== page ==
Spider webs are extraordinarily beautiful especially with a misty gentle rain or when an early morning fog rolls in (both of which we’ve had this week). They sparkle and shimmer and when the light hits them just right, they feel ethereal. They are intricate works of art and often when I see one (one we have yet to destroy by walking through it) I’ll stop and just ponder its beauty.
I often do that when I look at the photographs we’ve taken for the day. I have some beautiful friends. Heck, they’re all beautiful but a number of them are exceptional.
Of course, when Gretchen went to pick them up the other day, the house painter was ecstatic. He really wanted to meet the siblings (not biological) and kept talking about how beautiful they were. “They’re just gorgeous!” he exclaimed in a nice Texan drawl.
Gretchen saw this as an invitation so she asked to take his photo. “Why yes!” said Bobby the painter. “Now I can show my girlfriend just how beautiful these dogs are!”
Next in beauty would be Woobie. Her long flowing coat is a marvel and when she walks it moves through the air like water. And Woobie has the most beautiful personality. Tyson and I love being around Wobbie because she makes us feel beautiful too.
Paige is an absolute beauty, but she’s also a goof (a persistent goof) whose eager happiness makes my tail wag out of control.
And my friend, Lulu, is a beauty as well. Though sometimes she’s persistent and goofy just as much as she is sweet and pretty.
Lesson Four: Determination
Why do spiders build webs? TO EAT! I’m lucky that I have a family who gives me food (and treats and chicken necks…my favorite) so I don’t have to go out and chase down my food, but I’m lucky that way. Spiders show the utmost in determination by 1) taking the time to build these intricate webs, 2) waiting in them for something to get caught and 3) slowly devouring the victim on bite at a time.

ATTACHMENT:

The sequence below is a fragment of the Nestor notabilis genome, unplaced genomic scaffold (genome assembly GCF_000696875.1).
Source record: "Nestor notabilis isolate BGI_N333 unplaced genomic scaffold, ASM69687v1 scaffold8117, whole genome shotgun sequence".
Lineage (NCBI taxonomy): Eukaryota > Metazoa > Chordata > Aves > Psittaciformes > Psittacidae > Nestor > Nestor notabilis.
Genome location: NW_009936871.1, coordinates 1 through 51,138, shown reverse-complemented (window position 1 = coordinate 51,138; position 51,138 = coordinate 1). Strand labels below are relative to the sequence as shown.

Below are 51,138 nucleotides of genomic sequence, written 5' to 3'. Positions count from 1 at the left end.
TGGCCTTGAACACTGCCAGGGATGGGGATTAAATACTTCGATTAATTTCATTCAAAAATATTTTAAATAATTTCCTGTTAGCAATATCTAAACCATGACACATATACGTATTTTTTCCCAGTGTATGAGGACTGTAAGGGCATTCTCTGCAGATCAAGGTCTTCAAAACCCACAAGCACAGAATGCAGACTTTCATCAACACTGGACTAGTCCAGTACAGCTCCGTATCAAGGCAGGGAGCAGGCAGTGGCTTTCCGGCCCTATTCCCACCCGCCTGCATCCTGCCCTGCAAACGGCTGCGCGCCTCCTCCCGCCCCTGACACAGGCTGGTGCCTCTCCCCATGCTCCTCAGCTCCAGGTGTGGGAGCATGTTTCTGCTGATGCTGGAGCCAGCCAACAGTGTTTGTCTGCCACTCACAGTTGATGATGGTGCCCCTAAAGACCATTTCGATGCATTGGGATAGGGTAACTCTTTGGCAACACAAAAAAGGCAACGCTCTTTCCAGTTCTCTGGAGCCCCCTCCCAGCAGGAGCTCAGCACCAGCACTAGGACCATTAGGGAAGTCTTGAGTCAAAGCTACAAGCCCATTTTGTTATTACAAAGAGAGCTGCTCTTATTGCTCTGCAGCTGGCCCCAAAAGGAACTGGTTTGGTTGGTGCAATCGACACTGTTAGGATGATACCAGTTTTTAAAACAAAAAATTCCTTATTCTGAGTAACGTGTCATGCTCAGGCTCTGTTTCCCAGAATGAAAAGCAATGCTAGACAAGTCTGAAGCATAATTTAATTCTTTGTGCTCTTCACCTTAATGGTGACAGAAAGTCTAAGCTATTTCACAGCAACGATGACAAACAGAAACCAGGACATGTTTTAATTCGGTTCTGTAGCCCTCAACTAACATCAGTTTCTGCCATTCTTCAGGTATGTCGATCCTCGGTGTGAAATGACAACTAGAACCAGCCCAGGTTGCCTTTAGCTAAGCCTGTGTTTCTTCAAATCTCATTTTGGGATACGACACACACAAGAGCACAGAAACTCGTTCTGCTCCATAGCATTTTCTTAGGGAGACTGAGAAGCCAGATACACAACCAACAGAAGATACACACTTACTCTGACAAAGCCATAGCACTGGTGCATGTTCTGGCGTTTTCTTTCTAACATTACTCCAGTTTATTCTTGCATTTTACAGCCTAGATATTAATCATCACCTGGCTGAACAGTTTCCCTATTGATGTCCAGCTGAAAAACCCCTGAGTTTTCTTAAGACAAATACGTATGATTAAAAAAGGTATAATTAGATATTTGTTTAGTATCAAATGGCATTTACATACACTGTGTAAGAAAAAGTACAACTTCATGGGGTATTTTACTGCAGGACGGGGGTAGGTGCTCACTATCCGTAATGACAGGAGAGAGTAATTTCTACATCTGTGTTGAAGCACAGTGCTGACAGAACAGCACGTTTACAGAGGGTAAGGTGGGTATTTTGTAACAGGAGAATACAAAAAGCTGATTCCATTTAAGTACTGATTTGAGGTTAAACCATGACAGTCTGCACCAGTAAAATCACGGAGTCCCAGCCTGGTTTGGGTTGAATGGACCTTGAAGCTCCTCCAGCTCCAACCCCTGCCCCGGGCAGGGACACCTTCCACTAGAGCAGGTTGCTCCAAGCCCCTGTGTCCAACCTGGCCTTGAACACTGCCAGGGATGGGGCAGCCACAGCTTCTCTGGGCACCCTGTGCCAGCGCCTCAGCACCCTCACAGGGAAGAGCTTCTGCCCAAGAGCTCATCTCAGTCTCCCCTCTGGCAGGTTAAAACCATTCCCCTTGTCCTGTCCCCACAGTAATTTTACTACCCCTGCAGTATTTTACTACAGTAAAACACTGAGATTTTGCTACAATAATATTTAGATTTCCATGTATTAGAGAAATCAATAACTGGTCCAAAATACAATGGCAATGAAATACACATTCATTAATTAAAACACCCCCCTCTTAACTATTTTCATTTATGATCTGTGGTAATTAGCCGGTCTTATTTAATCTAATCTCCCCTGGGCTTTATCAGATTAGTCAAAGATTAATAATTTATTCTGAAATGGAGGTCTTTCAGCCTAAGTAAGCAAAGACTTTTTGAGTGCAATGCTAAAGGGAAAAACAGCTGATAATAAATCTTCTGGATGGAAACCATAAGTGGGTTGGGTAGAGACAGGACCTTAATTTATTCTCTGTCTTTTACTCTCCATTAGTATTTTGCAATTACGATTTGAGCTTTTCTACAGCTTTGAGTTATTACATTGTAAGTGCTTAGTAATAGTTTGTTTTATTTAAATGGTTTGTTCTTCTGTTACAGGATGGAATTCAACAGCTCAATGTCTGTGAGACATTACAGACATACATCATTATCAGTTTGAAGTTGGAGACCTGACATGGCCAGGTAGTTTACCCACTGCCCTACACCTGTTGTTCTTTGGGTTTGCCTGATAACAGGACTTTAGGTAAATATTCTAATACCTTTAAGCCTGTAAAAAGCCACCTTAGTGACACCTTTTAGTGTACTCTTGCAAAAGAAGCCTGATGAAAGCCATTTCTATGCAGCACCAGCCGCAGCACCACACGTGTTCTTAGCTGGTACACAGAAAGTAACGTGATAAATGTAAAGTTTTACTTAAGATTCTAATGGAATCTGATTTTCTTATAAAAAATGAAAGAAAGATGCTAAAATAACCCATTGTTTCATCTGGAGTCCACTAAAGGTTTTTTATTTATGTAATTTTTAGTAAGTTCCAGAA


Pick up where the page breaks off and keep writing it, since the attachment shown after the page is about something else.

The first friend of mine who comes to mind in regards to determination is, of course, Roux. She gets so excited when we arrive, she is determined to get out the door as fast as she can. On the walk she’s determined to enjoy every minute so much so that it’s hard for Gretchen to take photographs of her. She moves around a lot, determined to find the next adventure around the corner. I have a hard time keeping up with her, but I’m determined to try.
Monty, you might be surprised, is a very determined dog as well he’s just coy about it all. Case in point: Monty loves to chase waves (as I’ve mentioned before), and the sound of waves drives him into a frantic, focused silly man. Well, the sound of cars kid of sounds like waves to Monty at times and when he hears them (especially when it’s raining) he leaps up, barks and gets all nutty. He is DETERMINED to chase that sound and while we let him on occasion when it comes to waves, we absolutely do not when it comes to cars.
We’re determined to help him see the difference, but Monty is equally determined not to care. He hears waves (be it water or automobiles) and his instinct to chase that sound is almost impossible to curb. Oh Monty.
See! There’s a lot to learn from spiders and this time of year is like Spider School time. They are everywhere and though they sometimes make the humans screech, I find them fascinating and intriguing.
Not sure they find me to be the same (too big to get wrapped up in their nets), but that’s okay. I have my friends and my family who keep me at the center of the universe so I’ll just let the spiders focus on what they find important.
Still, I will continue to marvel at their perseverance, patience, beauty and determination.